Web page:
“[13th] English society…was…an individualistic, mobile, and capitalist market society.”
“The Origins of English Individualism: Some Surprises.” Theory and Society 6 (September 1978): 255–277.
The founding fathers of modern sociology, Marx, Weber, Maine, and Tonnies, focused on England as the first industrialized, modern capitalist society to construct models for the progressive stages of social development. Their interpretation of English history became central to their understanding of how human societies historically evolve. Their key but questionable assumption held that England’s social evolution during the period 1350–1650 was marked by a “great transition” from a peasant‐feudal ideal type of society to an industrial‐capitalist type.
They further assumed that this transformation occurred this early only in England, and that it provided a model for similar transformations in other later societies. The “peasant‐feudal” ideal refers to the view that English rural society was not yet split apart into separate economic and social worlds. In this view the basic element in society was not the individual, but rather the patriarchal family which acted as a unit of ownership, production, and consumption; the household was the basic unit of the economy, and production was mainly for use, not exchange; authority was patriarchal, land unalienable without consent of heirs, and heirs could not be disinherited.
But the alleged peasant‐feudal ideal is a historical myth. Detailed studies of recent medieval economic historians disprove the concept of “a great transition” in the Tudor‐Stuart period from peasant‐feudal to industrial‐capitalist model stage. There is no evidence that such a peasant model stage existed at any time since documentation became available in the late twelfth or early thirteenth centuries. On the contrary, thirteenth‐century English society exhibits a cash economy throughout the countryside with most items from labor to property rights marketable for a cash price. Furthermore, products of the land were raised for markets as well as use; hired labor was already common; geographic and social mobility was also common among all classes; land was held by individuals, not patriarchal families, who could alienate it by sale at will. In fact, markets were as active as in the later periods with sales and purchases of land by both freemen and villeins; households were predominantly nuclear and kinship systems were quite similar to those of modern England or America. In short, thirteenth‐century English society displayed no more a peasant‐feudal ideal type than did sixteenth‐ or seventeenth‐century England. It was, in fact, already an individualistic, mobile, and capitalist market society.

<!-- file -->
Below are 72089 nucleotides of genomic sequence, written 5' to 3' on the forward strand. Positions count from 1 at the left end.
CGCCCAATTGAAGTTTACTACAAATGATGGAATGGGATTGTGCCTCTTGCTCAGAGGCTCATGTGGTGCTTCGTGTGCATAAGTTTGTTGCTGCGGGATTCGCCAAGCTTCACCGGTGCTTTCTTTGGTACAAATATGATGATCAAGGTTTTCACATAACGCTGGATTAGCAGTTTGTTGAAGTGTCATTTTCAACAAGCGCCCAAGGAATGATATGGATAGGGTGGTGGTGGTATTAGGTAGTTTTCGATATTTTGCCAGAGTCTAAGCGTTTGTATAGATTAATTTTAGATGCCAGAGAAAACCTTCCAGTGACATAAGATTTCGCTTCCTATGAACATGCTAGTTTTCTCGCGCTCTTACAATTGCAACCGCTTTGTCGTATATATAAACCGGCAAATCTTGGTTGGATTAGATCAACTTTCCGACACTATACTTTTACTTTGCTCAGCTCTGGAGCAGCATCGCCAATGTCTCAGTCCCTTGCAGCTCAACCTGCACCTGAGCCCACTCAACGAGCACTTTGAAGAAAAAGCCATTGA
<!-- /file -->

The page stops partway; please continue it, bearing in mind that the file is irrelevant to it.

If MacFarlane’s thesis is correct, paradigmatic shifts will be necessary in the fields of history, sociology, anthropology, and economics. The theories of Marx and Weber are very intimately linked to what are dubious assumptions on the character of English society during the transitional period. If we continue to take them as guides in studying the origins of capitalism, we may well be asking the wrong questions. If Marx and Weber’s chronology is incorrect, then we will need to revise the role of the Reformation, Renaissance, and Enlightenment in creating modern individualism. We would also see fall apart the theories of Karl Polanyi, who believed that before the sixteenth century, true markets and free labor played no important role in the economy. Adam Smith’s assumption that homo economicus had existed for centuries in England seems more correct.
In one sense R. M. Hartwell is right in holding that purely economic explanations for England’s Industrial Revolution are not sufficient. But unlike Hartwell,  we could place this social environment not in the seventeenth century, but push it back to some time prior to the thirteenth century when documentation already shows an individualistic, capitalistic market society.
This article is a synopsis of his argument presented in Professor MacFarlane’s recently published book, The Origins of English Individualism: The Family, Property, and Social Transitions (Cambridge University Press, 1978).